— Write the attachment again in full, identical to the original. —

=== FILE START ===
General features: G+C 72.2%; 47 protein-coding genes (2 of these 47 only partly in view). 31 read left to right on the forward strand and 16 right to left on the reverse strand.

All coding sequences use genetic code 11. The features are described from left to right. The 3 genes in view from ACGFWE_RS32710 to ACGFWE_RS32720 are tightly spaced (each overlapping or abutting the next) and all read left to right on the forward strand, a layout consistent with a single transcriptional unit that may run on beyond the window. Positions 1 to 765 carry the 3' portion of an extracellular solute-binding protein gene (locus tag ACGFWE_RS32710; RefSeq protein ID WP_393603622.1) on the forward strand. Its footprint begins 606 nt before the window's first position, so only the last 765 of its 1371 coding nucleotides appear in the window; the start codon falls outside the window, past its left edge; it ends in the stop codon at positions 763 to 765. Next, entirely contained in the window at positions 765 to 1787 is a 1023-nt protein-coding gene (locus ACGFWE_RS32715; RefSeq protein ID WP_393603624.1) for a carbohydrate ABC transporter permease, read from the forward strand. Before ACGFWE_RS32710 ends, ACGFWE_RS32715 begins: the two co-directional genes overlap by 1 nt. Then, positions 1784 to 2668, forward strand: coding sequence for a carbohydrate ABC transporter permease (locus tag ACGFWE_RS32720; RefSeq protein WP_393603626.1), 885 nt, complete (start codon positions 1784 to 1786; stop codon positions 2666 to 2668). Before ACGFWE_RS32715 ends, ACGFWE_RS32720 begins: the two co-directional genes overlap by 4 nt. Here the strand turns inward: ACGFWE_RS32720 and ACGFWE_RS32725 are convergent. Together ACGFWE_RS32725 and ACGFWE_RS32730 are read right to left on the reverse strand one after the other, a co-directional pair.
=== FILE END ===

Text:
General features: G+C 72.2%; 47 protein-coding genes (2 of these 47 only partly in view). 31 read left to right on the forward strand and 16 right to left on the reverse strand.

All coding sequences use genetic code 11. The features are described from left to right. The 3 genes in view from ACGFWE_RS32710 to ACGFWE_RS32720 are tightly spaced (each overlapping or abutting the next) and all read left to right on the forward strand, a layout consistent with a single transcriptional unit that may run on beyond the window. Positions 1 to 765 carry the 3' portion of an extracellular solute-binding protein gene (locus tag ACGFWE_RS32710; RefSeq protein ID WP_393603622.1) on the forward strand. Its footprint begins 606 nt before the window's first position, so only the last 765 of its 1371 coding nucleotides appear in the window; the start codon falls outside the window, past its left edge; it ends in the stop codon at positions 763 to 765. Next, entirely contained in the window at positions 765 to 1787 is a 1023-nt protein-coding gene (locus ACGFWE_RS32715; RefSeq protein ID WP_393603624.1) for a carbohydrate ABC transporter permease, read from the forward strand. Before ACGFWE_RS32710 ends, ACGFWE_RS32715 begins: the two co-directional genes overlap by 1 nt. Then, positions 1784 to 2668, forward strand: coding sequence for a carbohydrate ABC transporter permease (locus tag ACGFWE_RS32720; RefSeq protein WP_393603626.1), 885 nt, complete (start codon positions 1784 to 1786; stop codon positions 2666 to 2668). Before ACGFWE_RS32715 ends, ACGFWE_RS32720 begins: the two co-directional genes overlap by 4 nt. Here the strand turns inward: ACGFWE_RS32720 and ACGFWE_RS32725 are convergent. Together ACGFWE_RS32725 and ACGFWE_RS32730 are read right to left on the reverse strand one after the other, a co-directional pair.